Please see Mr. Ismail’s post in the Maryland Appellate Blog on “Twombly-Iqbal ‘Plausibility’ and Maryland’s Pleading Requirements. https://mdappblog.com/2017/04/19/twombly-iqbal-plausibility-and-marylands-pleading- requirements/#more-3068
In marketing a franchise, Ms. Jones talks up the opportunity in glowing terms, using a spreadsheet that projects large profits after a minimal investment, and hands Mr. Brown a 75-page prospectus in small print. Sold on the idea, Mr. Brown signs a franchise agreement.
Struggling to stay afloat a year later, Mr. Brown takes stock of the situation, and realizes that his outlays have been far larger and his revenues infinitesimally smaller than Ms. Jones had projected. Worse, he learns from another angry franchisee that Ms. Jones had known all along that the projections were unrealistic. He pulls out his agreement, where his eyes fall immediately on the following:
Franchisee acknowledges that he has not received, and is not relying upon, any representations from Franchisor as to the capital or operating costs needed to operate a franchise, or of the amount of revenues or profits that a franchise may generate. Franchisee also acknowledges that he has received and read copies of this franchise agreement and the Franchise Disclosure Document.
It slowly dawns on Mr. Brown that he has probably signed away all recourse for the misleading projections from Ms. Jones. Right?
Not necessarily. Whether a claim might be viable could depend on both factual issues and what law applies. Maryland law, for example, states that:
As a condition of the sale of a franchise, a franchisor may not require a prospective franchisee to agree to a release, assignment, novation, waiver, or estoppel that would relieve a person from liability under [Maryland franchise law].
This means that Ms. Jones could not require Mr. Brown to give up his rights under franchise law as a condition of entering into a franchise agreement. This law has been held to trump contractual language in which a franchisee agreed that it had not received and was not relying on any representations or guarantees. The court held that the contractual language alone was not enough for dismissal of the case; instead, a jury would have to decide whether the franchisee had reasonably relied on the projections of outlays and revenues.
Another court went even further, applying this statute to override a choice-of-law clause in an agreement that – on its face – was governed by Texas law, with all disputes to be resolved in Texas courts. The plaintiff characterized the parties’ agreement as a franchise, for which he had paid a franchise fee. The defendants, on the other hand, argued that the arrangement was a distributorship, and that the payment was for merchandise ordered. Disregarding the venue provision, the plaintiff filed suit in Maryland.
Under Maryland law, the defendants’ failure to register franchise disclosure documents with state regulatory authorities was actionable. Texas law, by contrast, did not provide a comparable right of action. The court held that, “if enforced, the choice-of-law clause here would operate as precisely the type of waiver proscribed by the Maryland General Assembly.” It therefore rejected a motion to dismiss and a motion to transfer to Texas, holding that the choice-of-law provision was against Maryland public policy and unenforceable.
Not all states, of course, have anti-waiver provisions governing franchise agreements. Even where they do, courts don’t always apply them to trump choice-of-law clauses. In states that have such provisions, however, especially where they have been held to override choice-of-law clauses, these laws require careful analysis of franchise rights and liabilities – by both franchisees evaluating potential claims and franchisors defending against them.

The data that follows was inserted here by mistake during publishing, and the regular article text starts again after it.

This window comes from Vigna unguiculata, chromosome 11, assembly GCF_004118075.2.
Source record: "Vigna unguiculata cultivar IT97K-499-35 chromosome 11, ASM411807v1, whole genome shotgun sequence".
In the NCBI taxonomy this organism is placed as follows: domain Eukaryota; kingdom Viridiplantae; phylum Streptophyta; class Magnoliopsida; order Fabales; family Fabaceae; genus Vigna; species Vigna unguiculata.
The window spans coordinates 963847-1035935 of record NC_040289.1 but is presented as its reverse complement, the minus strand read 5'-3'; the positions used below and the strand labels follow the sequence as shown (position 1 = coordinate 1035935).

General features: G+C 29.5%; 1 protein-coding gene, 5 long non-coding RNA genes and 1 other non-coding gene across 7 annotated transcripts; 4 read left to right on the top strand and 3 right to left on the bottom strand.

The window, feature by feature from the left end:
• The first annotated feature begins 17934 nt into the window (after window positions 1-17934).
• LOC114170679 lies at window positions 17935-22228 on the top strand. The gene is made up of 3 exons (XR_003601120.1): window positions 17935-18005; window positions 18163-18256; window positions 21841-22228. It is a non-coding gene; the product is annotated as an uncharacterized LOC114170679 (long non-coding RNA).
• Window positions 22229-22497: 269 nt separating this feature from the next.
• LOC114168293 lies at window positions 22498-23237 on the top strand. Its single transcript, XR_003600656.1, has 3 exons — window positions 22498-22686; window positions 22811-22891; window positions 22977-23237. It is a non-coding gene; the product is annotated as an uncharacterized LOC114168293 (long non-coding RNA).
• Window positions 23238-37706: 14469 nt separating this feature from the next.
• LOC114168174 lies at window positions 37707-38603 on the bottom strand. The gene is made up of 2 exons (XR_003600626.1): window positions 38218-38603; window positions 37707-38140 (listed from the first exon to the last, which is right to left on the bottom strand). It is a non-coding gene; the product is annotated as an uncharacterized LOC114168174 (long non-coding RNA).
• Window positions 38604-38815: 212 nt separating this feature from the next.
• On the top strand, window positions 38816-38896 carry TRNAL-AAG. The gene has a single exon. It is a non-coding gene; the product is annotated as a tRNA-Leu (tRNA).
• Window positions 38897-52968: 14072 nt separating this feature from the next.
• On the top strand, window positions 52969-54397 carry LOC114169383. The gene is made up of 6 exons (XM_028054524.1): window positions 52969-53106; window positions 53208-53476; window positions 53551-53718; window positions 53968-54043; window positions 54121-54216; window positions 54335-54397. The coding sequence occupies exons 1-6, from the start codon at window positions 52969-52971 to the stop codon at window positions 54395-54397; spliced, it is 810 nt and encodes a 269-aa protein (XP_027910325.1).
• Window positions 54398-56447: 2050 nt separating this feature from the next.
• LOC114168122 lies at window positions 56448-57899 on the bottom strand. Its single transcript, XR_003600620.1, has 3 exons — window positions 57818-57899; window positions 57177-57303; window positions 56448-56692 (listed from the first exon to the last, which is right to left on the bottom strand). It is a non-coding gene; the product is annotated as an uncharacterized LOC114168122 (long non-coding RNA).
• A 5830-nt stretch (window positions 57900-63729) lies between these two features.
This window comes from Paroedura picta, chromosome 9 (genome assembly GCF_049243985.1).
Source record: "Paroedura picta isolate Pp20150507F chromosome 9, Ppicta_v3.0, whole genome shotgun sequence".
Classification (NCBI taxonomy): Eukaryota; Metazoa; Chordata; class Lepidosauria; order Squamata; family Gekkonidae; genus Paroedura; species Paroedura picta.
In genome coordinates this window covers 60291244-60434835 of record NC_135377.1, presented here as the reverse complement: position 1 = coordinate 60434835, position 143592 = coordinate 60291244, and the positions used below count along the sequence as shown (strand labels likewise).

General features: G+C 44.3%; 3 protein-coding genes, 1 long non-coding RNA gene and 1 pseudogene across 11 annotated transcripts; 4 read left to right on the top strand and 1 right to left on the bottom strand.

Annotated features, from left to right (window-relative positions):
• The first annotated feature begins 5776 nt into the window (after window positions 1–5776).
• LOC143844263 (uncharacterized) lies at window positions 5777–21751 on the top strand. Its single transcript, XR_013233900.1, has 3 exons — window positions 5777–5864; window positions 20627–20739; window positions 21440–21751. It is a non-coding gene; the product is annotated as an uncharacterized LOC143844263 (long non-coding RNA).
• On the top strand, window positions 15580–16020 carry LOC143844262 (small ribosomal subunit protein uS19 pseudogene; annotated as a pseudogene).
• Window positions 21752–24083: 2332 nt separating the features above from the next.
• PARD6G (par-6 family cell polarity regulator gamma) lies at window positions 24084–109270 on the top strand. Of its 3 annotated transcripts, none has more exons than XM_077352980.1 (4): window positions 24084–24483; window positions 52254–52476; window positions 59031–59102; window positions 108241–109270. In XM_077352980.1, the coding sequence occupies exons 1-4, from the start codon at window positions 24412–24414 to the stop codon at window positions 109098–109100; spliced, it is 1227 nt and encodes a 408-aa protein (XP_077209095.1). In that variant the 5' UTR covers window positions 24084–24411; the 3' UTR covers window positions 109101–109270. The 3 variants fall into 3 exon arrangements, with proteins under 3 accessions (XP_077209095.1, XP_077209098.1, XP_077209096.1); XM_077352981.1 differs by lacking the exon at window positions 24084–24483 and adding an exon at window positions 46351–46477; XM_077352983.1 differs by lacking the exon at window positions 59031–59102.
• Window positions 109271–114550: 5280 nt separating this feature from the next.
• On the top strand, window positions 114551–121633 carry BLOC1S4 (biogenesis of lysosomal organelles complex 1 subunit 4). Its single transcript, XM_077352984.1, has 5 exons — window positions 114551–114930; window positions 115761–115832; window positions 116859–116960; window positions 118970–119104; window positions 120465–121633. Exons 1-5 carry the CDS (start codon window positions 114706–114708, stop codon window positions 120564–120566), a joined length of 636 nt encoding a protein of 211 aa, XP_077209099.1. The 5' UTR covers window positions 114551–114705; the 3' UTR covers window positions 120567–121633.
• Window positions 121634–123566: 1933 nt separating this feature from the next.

Md. Code Ann. Bus. Reg. § 14-226.
 Hanley v. Doctors Express Franchising, LLC, 2013 WL 690521 at *26-29 (D. Md. Feb. 25, 2013).
 Id. at *27. The disclaimer, thus, could still be relevant in the end; the question was whether the franchisee – as a factual matter – reasonably relied on the flawed projections while aware of the contractual language disclaiming them.
 Three M Enter., Inc. v. Texas D.A.R Enter., Inc., 368 F. Supp. 2d 450 (D. Md. 2005).
 Id. at 454, 457-60.
 See id. at 458-59.
 Id. at 459.
 See, e.g., JRT, Inc. v. TCBY Systems, Inc., 52 F.3d 734 (8th Cir. 1995).
 E.g., Three M, 368 F. Supp. 2d 450; Dunkin Donuts, Inc. v. N.A.S.T. Inc., 428 F. Supp. 2d 761, 767 (N.D. Ill. 2005). Non-waiver provisions were also enforced in Solanki v. 7-Eleven, Inc., 2014 WL 320236 (S.D.N.Y. Jan. 29, 2014); Randall v. Lady of Am. Franchise Corp., 532 F. Supp. 2d 1071 (D. Minn. 2007); Long John Silver’s, Inc. v. Nickleson, 923 F. Supp. 2d 1004 (W.D. Ky. 2013). Note that the federal Petroleum Marketing Practices Act also prohibits the conditioning of a franchise agreement on the release or waiver of any protected right. 15 U.S.C. § 2805(f)(1)(B); see also Coast Village, Inc. v. Equilon Enter., LLC, 263 F. Supp.2d 1136, 1178 & n. 38 (C.D. Cal. 2001).
Franchising and licensing disputes don’t typically end all that well for franchisees or licensees. The Federal Reporters and Federal Supplements are rife with reports of proceedings to confirm arbitration awards, or to enter default judgments, permanent injunctions and judgments for money damages in amounts that, one guesses, will probably never be satisfied in full. So it may come as a surprise that one such encounter, at least, ended with a more modest tab for the licensee.
Although Ledo Pizza System, Inc. is a franchisor, and the parties did have a licensing agreement, the dispute between Ledo Pizza System, Inc. and Ledo Restaurant, Inc. was not actually a franchise dispute. Rather, it involved some minor breaches of the licensing agreement and, more fundamentally, of a prior settlement agreement between the parties. But, first, a little background.